Dec. 23, 2016 By Christian Murray
Developers are being granted zoning variances by the Building Standards & Appeals with little regard to community board recommendations, civic groups or elected leaders, several council members said last week.
Last week the city council Committee on Governmental Operations heard 10 bills introduced by legislators who want to rein in the BSA, which often grants variances at odds with community boards and elected officials.
“We’ve been plagued by BSA rulings that have gone against the wishes of the board and groups in the neighborhood,” said Councilman Jimmy Van Bramer, who introduced one of the bills.
The issue resurfaced in this neighborhood earlier this year when the BSA approved the Long Island City YMCA’s application to modify an existing zoning variance so it could transfer air rights to an adjacent lot thereby allowing a developer to construct a 17-story hotel at 32-45 Queens Blvd.
Community Board 2 rejected the YMCA’s application arguing that the approval would lead to the construction of a much bigger hotel than otherwise permitted—and would add to an area already saturated with such buildings. However, the community board’s recommendation, which is merely advisory, had no impact.
When the matter was heard by the BSA, very little attention appeared to be paid to the Community Board’s decision, based on a March 8 recording of the testimony. In fact, one of the five BSA board members relied on the lawyer advocating for the YMCA to find out how Community Board 2 ruled on it (see 1:47 in video)—as opposed to the BSA independently retrieving it ahead of time.
The bills that were heard in the city council last week were centered on BSA accountability and how the agency should incorporate public feedback.
“There are no standards as to how the BSA takes into considerations comments or testimony when they rule,” Van Bramer said. Furthermore, he added, when the BSA approves a variance in defiance of the board, it does not have to say why.
Several council members also claim that the BSA is just a rubber stamp for developers. They cited a study conducted by Citizens Union in 2012 that found that the BSA ruled in favor of the applicants 97 percent of the time.
Ryan Singer, the executive director of the BSA, said that those numbers don’t tell the real story. He said that in 2015, that the BSA had 96 pre-application meetings regarding variances, of which only 27 were filed. “We dissuaded 69 potential variance requests,” he said. “We have a rigorous standard for granting variances but we do not waste our time reviewing things that are not viable.”
Van Bramer’s bill would require the BSA to establish a formal procedure to hear all testimony and evidence, and describe how those arguments would be taken into consideration when the board renders its decision.
The BSA is opposed to Van Bramer’s bill arguing that some people give testimony that is way off topic and that it would be unnecessary to address that testimony when a decision is made.
Councilwoman Karen Koslowitz (Forest Hills) has introduced legislation that would require the BSA to provide a written explanation whenever it approves a variance contrary to the recommendations of the community board or borough board.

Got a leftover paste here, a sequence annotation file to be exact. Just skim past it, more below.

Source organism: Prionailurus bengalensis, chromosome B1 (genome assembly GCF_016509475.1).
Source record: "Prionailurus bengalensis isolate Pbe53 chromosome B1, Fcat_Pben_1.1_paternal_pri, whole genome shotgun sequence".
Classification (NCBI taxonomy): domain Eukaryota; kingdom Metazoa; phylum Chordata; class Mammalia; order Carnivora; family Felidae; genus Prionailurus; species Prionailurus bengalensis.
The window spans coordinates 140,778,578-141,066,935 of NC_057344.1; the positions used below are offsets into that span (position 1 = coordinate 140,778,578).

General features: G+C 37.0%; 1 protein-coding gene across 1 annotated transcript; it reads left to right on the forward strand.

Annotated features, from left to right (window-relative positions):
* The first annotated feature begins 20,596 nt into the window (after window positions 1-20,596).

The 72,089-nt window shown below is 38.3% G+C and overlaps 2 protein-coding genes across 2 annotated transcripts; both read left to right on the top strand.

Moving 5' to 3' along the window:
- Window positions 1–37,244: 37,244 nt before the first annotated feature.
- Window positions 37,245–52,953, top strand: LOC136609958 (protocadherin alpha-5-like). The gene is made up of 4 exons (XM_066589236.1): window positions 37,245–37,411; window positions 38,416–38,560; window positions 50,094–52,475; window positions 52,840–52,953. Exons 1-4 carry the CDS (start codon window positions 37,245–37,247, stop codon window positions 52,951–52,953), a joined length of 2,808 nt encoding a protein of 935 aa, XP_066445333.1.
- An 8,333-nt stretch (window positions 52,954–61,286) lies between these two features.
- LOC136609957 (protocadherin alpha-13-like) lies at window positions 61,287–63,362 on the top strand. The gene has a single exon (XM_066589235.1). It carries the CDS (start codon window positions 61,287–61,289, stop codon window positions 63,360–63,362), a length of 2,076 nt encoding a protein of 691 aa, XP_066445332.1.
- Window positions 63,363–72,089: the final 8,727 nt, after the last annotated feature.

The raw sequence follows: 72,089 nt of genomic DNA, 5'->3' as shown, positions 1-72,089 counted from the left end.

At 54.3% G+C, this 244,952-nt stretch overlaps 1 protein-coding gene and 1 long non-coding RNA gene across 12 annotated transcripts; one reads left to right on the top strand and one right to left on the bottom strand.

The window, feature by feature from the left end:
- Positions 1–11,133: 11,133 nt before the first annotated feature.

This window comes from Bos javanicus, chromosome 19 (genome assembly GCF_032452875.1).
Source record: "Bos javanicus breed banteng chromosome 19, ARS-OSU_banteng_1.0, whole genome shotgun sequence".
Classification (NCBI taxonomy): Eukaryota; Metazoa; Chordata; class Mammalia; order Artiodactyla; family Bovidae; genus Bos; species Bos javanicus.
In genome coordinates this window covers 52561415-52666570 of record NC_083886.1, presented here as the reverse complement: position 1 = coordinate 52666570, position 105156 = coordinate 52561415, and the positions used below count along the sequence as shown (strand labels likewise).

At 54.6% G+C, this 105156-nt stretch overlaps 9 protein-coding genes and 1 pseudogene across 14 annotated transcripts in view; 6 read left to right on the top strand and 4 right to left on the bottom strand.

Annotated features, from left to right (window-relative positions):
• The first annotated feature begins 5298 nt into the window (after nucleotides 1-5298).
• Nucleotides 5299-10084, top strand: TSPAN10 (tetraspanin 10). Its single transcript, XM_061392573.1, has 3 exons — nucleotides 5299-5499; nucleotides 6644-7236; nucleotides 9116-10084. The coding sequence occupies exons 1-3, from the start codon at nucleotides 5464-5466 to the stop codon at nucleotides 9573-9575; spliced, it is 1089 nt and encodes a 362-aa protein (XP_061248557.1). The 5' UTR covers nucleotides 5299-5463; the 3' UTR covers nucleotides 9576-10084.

Currently board decisions are very brief, most agree.
“They’re not writing judicial-style decisions that provide findings of fact or issues of law,” Ben Kallos, chair of the Committee on Governmental Operations, told the NY Press.
Singer said that the BSA does not oppose this but argues that it already takes into consider community board recommendations already.
Other bills include extending the time frame in which developers or the community could appeal a decision rendered by the BSA from 30 days to four months. The Real Estate Board of New York, an influential trade organization that represents the real estate industry, is opposed to it, arguing it could unfairly delay a developer from starting construction. Such delays, the trade group argues, could be costly.
One of the bills would impose a $25,000 fine for a material false statement during the application process. Currently it is not illegal to make inaccurate statements or put forward incorrect drawings, Kallos told NYPress.
The BSA supports the concept, although wants details as to how it would be enforced.
Another bill would require the BSA to post on its website, an interactive map displaying the location of all variances and special permits approved by the agency since January 1, 1996.
Singer said that the BSA has about 20 employees, including the five board members, and it would be “expensive and challenging to maintain” for such a small staff. He said for this reason the BSA opposed it.
Van Bramer said that there is a great deal of opposition to the legislation from a large number of stakeholders.
“Some folks like it the way it where they can largely bypass community concern and override the will of people and elected officials.”
The next step for these bills would be a vote in committee. If they are approved in committee, they would go to the full council for a vote.
Van Bramer wasn’t certain how the bills would fare.
“I will be pushing for all of them; I think they have a good chance of passing.”
To find the bills, click here.